The most common place for MRSA (methicillin-resistant Staphylococcus aureus) to be colonized is in the nose. Colonization means that someone has no symptoms of this infection but has the bacteria, which makes them a carrier.
When someone has it colonized in their nose they can spread the infection to others unknowingly, which is why it has become a common practice to swab the nostril to screen for this infection to identify if the person is a carrier or not.
The screening has lowered the spread of this infection in hospitals where the risk of is higher. The best way to avoid spreading MRSA is by regularly washing your hands with soap and warm water.
How Does MRSA From The Nose Spread?
MRSA in the nose is the most common way the bacterium is carried. Often the person who has colonization in their nose, don’t know that they are a carrier of the bacteria and unintentionally spread the bacteria. It is spread in the following ways:
- Touching the nose
- Wiping a runny nose
- Picking the nose
The best way to prevent the spread of MRSA is to wash your hands regularly especially after coming in contact with a person or surface that may be contaminated with the bacteria. Over washing may cause dryness and breaks in the skin where the bacteria can enter, so lotions should be used to prevent dryness.
Nose Swabbing: Screening
When studies show that MRSA is colonized in the nose it is very likely that it is elsewhere on the body, this is why nose swabbing became more common. Colonization means that the person is at an increased risk of infection and can also spread the bacteria to others mistakenly. Early detection of this decreases the risk of the infection spreading and becoming life threatening.
A swab is used to screen for the bacteria. It takes about two days to get the results from the culture to diagnose MRSA and identify the specific strain of the bacteria. Once the results are in, the most effective antibiotic can be chosen and treatment can begin. This screening has reduced the cases of this infection in Hospitals.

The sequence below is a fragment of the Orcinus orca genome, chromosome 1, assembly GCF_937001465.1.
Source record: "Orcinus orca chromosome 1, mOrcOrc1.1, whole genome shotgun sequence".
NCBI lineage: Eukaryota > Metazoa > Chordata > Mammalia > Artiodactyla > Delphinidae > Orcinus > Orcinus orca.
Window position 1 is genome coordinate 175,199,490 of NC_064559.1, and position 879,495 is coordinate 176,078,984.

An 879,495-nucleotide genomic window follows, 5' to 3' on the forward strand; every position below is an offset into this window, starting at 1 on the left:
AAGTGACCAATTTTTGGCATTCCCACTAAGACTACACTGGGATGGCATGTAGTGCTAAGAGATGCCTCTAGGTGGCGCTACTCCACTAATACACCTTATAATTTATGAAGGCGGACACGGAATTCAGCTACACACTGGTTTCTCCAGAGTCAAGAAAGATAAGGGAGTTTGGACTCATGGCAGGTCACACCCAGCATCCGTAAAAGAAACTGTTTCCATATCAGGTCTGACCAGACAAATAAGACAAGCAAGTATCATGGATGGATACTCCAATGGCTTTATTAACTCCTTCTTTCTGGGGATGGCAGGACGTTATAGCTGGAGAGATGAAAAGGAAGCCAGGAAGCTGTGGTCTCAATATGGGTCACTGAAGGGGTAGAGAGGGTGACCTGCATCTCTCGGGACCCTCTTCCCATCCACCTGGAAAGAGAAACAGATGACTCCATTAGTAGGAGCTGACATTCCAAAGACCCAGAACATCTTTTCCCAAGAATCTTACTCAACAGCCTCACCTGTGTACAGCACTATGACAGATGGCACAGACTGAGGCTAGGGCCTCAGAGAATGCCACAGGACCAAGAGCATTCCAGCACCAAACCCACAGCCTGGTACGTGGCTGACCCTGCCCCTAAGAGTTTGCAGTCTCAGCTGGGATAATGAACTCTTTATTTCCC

HA-MRSA: Dropping Rates
Hospital acquired methicillin-resistant Staphylococcus aureus (HA-MRSA) has seen a drop in the number of infections after hospitals began to routinely swab patients’ noses and test for MRSA. Once diagnosed with the infection, safety precautions are followed and the patient is isolated during their hospital stay, which prevents the spread of the bacteria to other hospital patents.
This is very important because the patients in the hospital are at high risk for infection because their immune systems are compromised from the illness or injury that caused the hospitalization. Before this test became common, HA-MRSA was increasing at a rapid rate.
The discovery of MRSA commonly colonizing in the nose has contributed to the decrease in the spread of the bacteria.
The overuse of antibacterial products can actually create an environment where stronger bacteria grow and may mutate or adapt into resistant strains of bacteria.